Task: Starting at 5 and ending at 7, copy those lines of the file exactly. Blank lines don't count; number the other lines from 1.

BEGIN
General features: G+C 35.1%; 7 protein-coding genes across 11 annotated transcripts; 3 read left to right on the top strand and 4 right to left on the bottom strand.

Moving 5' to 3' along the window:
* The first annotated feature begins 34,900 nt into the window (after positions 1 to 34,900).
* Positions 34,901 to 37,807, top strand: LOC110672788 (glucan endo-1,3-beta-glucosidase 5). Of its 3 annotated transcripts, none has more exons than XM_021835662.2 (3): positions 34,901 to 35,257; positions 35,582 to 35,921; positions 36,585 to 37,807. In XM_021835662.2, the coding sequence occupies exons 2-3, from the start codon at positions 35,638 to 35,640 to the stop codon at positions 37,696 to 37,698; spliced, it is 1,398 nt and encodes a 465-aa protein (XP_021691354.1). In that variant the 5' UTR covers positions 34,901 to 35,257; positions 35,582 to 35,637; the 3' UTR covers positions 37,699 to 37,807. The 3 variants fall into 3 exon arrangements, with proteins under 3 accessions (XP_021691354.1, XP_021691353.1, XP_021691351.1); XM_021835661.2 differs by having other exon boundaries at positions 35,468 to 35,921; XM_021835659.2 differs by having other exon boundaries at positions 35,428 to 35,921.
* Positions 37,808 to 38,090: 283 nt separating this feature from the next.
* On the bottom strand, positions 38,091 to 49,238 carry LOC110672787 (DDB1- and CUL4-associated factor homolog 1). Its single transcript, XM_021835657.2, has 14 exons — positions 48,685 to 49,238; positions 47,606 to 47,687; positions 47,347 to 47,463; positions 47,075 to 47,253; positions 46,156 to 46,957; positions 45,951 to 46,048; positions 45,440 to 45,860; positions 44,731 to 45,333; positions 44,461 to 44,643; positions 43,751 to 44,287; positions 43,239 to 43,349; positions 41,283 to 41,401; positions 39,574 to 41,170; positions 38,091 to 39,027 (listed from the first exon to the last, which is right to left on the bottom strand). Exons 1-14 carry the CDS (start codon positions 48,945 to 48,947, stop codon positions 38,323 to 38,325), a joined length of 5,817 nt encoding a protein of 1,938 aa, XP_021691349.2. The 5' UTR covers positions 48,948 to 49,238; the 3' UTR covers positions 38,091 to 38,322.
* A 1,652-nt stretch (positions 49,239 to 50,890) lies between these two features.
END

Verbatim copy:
* Positions 37,808 to 38,090: 283 nt separating this feature from the next.
* On the bottom strand, positions 38,091 to 49,238 carry LOC110672787 (DDB1- and CUL4-associated factor homolog 1). Its single transcript, XM_021835657.2, has 14 exons — positions 48,685 to 49,238; positions 47,606 to 47,687; positions 47,347 to 47,463; positions 47,075 to 47,253; positions 46,156 to 46,957; positions 45,951 to 46,048; positions 45,440 to 45,860; positions 44,731 to 45,333; positions 44,461 to 44,643; positions 43,751 to 44,287; positions 43,239 to 43,349; positions 41,283 to 41,401; positions 39,574 to 41,170; positions 38,091 to 39,027 (listed from the first exon to the last, which is right to left on the bottom strand). Exons 1-14 carry the CDS (start codon positions 48,945 to 48,947, stop codon positions 38,323 to 38,325), a joined length of 5,817 nt encoding a protein of 1,938 aa, XP_021691349.2. The 5' UTR covers positions 48,948 to 49,238; the 3' UTR covers positions 38,091 to 38,322.
* A 1,652-nt stretch (positions 49,239 to 50,890) lies between these two features.